Diffusion and depletion of carbon monoxide in disks

Title: Depletion of gaseous CO in protoplanetary disks

Authors: Diana Powell, Peter Gao, Ruth Murray-Clay, Xi Zhang

First author’s institution: Harvard & Smithsonian, Center for Astrophysics, Cambridge, MA, USA

Status: Published in Nature Astronomy Letters, August 22, 2022, and on ArXiv on August 29, 2022

It would be super cool if we were able to watch a live broadcast of the formation of new planets. Unfortunately, protoplanetary disks, which are the birthplaces of planets, are not only far away, but are also optically thick. This means that what our telescopes can see is not the disk midplane, where we expect the majority of planet formation to occur, but only the very upper layers — the protoplanetary disk photosphere. This disk surface has presented scientists with a curious puzzle, that is that the relative abundance of carbon monoxide (CO) seems to be significantly lower as we would expect. Today’s authors present an exciting explanation for this observed depletion of CO, that draws upon the physics of CO phase transitions.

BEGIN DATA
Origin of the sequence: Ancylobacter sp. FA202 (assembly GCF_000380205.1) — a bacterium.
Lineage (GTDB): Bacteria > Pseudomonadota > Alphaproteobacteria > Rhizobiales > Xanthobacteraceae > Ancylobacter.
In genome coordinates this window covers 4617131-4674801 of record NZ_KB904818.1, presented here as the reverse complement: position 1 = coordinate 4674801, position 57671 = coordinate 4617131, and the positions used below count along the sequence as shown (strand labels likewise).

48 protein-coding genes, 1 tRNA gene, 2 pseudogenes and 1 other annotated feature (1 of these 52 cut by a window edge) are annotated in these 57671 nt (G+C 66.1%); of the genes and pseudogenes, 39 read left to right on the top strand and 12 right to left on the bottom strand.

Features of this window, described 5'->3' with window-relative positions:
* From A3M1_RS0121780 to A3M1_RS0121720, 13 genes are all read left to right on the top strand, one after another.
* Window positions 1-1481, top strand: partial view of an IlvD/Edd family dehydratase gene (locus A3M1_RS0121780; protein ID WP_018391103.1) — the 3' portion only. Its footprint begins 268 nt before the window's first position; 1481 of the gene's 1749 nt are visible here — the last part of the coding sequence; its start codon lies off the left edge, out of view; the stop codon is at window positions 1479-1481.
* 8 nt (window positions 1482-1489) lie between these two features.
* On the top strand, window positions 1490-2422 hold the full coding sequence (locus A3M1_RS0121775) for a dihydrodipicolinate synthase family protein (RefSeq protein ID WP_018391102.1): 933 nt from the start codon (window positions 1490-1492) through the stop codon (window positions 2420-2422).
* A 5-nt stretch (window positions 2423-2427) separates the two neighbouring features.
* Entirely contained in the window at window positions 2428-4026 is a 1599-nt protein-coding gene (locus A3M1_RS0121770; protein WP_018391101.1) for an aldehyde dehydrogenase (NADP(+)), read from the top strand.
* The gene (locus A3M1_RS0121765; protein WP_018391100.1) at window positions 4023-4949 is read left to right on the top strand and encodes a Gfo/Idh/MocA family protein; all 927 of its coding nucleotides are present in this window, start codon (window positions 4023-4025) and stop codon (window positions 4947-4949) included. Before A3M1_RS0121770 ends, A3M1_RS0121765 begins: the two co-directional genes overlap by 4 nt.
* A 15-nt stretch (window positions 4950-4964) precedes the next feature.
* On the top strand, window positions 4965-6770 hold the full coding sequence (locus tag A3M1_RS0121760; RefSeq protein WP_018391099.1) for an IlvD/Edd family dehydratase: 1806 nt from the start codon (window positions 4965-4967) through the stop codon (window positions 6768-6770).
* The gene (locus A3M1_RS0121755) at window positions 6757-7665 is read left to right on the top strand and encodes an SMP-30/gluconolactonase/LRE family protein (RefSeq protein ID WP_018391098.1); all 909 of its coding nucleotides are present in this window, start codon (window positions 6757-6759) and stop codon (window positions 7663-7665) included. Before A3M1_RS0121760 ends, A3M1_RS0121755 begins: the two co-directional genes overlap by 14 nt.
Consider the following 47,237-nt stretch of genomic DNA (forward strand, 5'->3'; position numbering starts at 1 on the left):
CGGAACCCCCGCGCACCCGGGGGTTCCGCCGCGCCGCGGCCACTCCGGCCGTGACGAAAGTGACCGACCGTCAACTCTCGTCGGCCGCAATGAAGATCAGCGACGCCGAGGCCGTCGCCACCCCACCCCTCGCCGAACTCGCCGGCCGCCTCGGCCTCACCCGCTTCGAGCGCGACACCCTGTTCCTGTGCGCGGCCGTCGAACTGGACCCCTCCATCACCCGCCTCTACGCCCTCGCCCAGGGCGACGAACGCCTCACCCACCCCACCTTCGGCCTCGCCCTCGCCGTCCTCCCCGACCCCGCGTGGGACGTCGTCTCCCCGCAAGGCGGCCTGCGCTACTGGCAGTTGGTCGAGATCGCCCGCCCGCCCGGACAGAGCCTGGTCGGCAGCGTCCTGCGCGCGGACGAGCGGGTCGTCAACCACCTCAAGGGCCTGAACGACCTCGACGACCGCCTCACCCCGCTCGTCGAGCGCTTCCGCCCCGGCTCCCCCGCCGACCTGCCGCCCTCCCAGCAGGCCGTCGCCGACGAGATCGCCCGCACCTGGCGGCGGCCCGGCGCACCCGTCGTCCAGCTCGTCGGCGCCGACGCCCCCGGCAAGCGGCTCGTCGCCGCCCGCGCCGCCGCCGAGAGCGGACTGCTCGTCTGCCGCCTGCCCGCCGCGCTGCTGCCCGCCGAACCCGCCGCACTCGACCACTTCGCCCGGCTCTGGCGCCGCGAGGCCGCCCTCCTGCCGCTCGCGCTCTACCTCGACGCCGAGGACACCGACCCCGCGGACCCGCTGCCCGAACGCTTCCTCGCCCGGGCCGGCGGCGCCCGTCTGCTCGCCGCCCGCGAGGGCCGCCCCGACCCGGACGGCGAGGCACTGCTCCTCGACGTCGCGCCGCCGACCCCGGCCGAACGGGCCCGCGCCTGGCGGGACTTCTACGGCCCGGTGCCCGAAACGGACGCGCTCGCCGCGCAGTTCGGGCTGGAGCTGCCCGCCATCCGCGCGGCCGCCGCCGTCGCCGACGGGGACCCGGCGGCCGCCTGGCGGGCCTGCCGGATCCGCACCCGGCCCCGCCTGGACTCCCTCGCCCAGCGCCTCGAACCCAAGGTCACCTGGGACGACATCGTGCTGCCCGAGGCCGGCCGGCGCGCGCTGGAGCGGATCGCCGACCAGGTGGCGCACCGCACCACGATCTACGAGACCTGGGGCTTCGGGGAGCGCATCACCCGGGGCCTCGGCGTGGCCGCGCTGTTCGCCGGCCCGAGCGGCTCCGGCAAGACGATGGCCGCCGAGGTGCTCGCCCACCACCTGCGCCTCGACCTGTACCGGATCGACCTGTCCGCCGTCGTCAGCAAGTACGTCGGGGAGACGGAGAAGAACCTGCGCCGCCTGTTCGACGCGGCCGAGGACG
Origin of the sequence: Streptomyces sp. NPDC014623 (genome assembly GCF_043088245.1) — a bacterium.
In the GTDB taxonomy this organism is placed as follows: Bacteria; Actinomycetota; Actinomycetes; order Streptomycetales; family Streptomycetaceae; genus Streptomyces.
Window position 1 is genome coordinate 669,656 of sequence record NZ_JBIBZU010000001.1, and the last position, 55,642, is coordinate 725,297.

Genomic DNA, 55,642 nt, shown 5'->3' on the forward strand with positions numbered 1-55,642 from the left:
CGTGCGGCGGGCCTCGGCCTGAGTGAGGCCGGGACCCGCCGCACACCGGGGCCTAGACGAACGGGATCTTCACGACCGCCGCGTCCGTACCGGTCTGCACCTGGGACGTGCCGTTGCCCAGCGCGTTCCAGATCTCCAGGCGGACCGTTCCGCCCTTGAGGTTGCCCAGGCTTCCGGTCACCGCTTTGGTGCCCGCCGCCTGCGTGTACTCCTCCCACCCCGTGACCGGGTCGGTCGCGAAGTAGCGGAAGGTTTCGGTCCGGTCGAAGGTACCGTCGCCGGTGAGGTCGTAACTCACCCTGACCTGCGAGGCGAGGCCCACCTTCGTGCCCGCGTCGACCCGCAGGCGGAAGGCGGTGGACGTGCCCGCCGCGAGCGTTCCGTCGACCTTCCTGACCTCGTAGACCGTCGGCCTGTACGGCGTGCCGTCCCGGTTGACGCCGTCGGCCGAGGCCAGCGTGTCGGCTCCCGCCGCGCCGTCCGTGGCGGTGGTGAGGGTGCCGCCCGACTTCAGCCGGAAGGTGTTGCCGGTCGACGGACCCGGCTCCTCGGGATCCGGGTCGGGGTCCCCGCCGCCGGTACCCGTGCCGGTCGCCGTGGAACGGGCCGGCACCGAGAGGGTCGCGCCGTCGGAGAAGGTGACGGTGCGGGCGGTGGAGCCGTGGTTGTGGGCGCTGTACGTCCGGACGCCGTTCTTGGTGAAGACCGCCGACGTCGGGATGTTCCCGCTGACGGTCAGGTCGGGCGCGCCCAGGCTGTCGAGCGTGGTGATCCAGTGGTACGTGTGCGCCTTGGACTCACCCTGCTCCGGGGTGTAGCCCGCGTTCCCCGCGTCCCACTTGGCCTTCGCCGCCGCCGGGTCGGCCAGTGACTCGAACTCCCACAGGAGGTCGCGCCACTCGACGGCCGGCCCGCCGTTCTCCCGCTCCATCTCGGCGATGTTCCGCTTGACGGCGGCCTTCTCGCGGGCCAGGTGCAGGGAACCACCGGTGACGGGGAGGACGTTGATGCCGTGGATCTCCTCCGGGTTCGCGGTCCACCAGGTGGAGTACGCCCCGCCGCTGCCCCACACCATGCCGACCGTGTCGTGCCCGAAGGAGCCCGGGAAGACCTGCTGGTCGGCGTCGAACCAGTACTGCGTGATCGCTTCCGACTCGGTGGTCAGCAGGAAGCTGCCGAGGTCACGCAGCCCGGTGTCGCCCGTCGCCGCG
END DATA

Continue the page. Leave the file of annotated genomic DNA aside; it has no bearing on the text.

Nucleation and condensation

Since the pressure in the protoplanetary disk is so low, liquid materials don’t exist. Instead, all species exist either in the solid form (as ice), or in the gaseous state if the disk is sufficiently hot. For example, in typical protoplanetary disks, water is believed to be in the vapor phase within the innermost 3 AU where heating from the central star is stronger than in outer regions. Carbon monoxide has a much lower freezing point than water, resulting in this so-called CO snow line to be at around 30 AU.

Figure 1: Evolution of the CO depletion over time for a disk modeled after TW Hya. Outside the CO snow line, the disk gets significantly depleted over the course of 5 million years. Inside the snow line, excess CO ice evaporates, leading to a relative enhancement maintained by the radial drift of ice-coated particles. Figure 2b in the paper.